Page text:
The way the Stone Roses burst upon the British national scene in the spring of '89 couldn't have been more colorful. Loved primarily for their eponymous debut album, the Roses spawned everything from English populism to Oasis to a dance culture saturated with rock backbeats and neo-psychedelic allusions. And then, in what must have been the almost crippling pressure to follow up an album that had galvanized a generation, the Roses bogged themselves down with record label court cases and rampant egos and weren't heard from for years. They returned in '94 with Second Coming
, an album that disappointed everyone. The Roses split, and that, save for their vast influence, might have been that. But people seem to have a hard time letting go of the Roses.
This album is a testimony to that lingering influence. Various techno luminaries ply their skills reworking some of those early classic songs, and it is immediately clear that the Roses, even beyond the genius of their songs, were a preeminent dance band. When the guitars are high in the mix and the rhythm section tugs along the beat, the remixed Roses sound both before their time and years ahead of it. Ian Brown, long lambasted as a singer, comes off as a kind of Mancunian Orpheus, poetic and yet fallible, his accent as endearing as it is occasionally indecipherable. On 808 State's corrosive interpretation of "Made of Stone," Brown's voice is the stable center in a squall of shifting, diverting accents. With A Guy Called Gerald's remix of "Fools Gold," the Roses greatest track, the fluttering, smoky wisp in Brown's voice rides atop an almost sickeningly possessive beat, and it's hard to believe the song hasn't been an American club stalwart for years. But then again, the Roses did foist Brit-Pop on the world, and for every Verve and Oasis, there are the hosts of bands seemingly here today and gone tomorrow. But one can't blame the Roses for their imitators, no more so than one could slag off Sgt. Pepper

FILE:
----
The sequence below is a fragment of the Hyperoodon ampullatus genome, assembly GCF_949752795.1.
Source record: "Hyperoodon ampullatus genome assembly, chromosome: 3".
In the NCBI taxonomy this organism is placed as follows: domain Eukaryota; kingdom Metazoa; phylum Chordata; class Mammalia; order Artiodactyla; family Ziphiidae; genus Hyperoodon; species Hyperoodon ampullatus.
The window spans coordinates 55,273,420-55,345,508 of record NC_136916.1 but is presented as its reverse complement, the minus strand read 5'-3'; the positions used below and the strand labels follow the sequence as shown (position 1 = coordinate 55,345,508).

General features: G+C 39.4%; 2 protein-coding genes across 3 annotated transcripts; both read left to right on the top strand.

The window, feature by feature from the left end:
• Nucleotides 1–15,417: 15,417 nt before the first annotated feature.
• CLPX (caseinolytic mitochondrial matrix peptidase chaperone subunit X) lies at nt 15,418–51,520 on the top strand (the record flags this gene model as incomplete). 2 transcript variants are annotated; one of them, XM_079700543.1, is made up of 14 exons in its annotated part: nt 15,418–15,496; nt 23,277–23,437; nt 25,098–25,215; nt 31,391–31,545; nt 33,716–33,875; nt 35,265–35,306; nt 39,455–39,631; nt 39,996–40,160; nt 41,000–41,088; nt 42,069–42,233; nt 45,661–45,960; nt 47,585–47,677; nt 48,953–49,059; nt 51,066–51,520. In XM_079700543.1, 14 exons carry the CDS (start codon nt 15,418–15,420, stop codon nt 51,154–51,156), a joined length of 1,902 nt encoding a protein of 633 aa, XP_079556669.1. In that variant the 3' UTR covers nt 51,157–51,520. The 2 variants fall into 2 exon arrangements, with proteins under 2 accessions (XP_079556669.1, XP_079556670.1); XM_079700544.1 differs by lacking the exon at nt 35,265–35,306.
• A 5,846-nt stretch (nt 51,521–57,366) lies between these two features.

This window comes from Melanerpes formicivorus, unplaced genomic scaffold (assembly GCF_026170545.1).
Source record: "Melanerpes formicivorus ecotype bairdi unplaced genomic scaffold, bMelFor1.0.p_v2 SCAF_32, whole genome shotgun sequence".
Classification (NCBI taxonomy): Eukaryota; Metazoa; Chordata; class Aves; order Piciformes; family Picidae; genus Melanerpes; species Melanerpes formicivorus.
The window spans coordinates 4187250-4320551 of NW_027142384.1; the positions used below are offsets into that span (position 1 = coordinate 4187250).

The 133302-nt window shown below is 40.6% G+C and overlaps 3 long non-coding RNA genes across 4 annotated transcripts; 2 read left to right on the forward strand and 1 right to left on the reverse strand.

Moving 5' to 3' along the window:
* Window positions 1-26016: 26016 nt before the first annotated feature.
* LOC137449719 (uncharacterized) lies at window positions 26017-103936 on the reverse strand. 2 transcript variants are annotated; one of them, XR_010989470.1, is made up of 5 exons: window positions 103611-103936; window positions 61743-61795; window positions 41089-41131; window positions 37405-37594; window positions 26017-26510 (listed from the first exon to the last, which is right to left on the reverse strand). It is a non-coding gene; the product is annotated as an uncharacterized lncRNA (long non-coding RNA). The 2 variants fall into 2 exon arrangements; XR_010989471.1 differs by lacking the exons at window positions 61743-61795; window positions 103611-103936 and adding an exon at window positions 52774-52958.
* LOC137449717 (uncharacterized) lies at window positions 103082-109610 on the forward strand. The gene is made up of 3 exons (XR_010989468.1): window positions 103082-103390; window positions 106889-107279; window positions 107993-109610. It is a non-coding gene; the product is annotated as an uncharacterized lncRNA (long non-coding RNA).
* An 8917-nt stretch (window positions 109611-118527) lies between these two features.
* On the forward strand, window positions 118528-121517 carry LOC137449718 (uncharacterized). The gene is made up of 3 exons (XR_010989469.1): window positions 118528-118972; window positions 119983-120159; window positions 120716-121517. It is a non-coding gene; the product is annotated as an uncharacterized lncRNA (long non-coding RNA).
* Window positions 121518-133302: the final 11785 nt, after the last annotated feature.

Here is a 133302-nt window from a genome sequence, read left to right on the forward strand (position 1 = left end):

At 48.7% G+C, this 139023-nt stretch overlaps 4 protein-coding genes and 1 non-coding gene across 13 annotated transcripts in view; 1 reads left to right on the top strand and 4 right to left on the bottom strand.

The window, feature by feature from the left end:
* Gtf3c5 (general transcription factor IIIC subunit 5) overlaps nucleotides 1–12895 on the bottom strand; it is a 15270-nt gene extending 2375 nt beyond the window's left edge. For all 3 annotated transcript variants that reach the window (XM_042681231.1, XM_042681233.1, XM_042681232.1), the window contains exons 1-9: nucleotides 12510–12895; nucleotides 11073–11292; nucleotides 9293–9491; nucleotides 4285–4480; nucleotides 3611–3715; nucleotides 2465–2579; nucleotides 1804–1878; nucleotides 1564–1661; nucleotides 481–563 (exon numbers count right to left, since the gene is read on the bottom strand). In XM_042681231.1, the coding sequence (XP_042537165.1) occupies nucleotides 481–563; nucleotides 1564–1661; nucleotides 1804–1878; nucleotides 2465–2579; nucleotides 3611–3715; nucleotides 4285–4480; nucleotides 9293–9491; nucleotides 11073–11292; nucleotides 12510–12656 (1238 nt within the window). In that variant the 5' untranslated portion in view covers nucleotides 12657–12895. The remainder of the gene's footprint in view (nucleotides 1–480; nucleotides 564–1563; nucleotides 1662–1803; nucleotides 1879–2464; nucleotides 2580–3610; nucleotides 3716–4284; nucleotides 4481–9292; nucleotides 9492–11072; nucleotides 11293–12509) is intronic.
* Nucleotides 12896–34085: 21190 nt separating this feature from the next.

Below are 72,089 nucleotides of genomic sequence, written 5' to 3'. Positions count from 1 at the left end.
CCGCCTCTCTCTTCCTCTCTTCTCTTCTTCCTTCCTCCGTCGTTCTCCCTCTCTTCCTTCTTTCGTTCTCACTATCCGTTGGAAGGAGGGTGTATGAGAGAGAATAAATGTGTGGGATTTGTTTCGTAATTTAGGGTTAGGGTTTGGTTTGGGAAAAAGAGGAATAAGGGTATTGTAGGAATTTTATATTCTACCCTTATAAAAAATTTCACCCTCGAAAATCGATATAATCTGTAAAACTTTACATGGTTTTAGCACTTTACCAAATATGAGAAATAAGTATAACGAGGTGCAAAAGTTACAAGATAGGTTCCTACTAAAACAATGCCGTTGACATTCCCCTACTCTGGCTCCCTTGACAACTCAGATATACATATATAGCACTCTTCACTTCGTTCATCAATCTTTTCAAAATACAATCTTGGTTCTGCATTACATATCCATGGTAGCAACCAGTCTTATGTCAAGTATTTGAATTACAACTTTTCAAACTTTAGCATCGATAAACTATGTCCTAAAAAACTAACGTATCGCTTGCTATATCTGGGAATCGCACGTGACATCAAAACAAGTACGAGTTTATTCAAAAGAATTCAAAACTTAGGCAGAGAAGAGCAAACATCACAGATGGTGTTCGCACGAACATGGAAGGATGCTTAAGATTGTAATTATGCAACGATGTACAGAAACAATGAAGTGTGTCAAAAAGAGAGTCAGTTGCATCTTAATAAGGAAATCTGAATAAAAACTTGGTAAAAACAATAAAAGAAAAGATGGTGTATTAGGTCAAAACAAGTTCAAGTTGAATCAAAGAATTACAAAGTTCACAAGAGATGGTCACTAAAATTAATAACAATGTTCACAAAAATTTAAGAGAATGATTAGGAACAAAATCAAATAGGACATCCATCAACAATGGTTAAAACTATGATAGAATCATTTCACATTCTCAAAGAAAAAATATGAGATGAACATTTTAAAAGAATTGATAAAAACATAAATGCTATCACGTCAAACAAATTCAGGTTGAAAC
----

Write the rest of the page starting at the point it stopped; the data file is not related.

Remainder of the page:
when Their Satanic Majesties
came out. As this album attests, the Roses don't ever seem to go away, which might just be the hallmark of the finest northern soul.
Copyright 2004 Goldmine / Krause Publications . Reprinted with permission.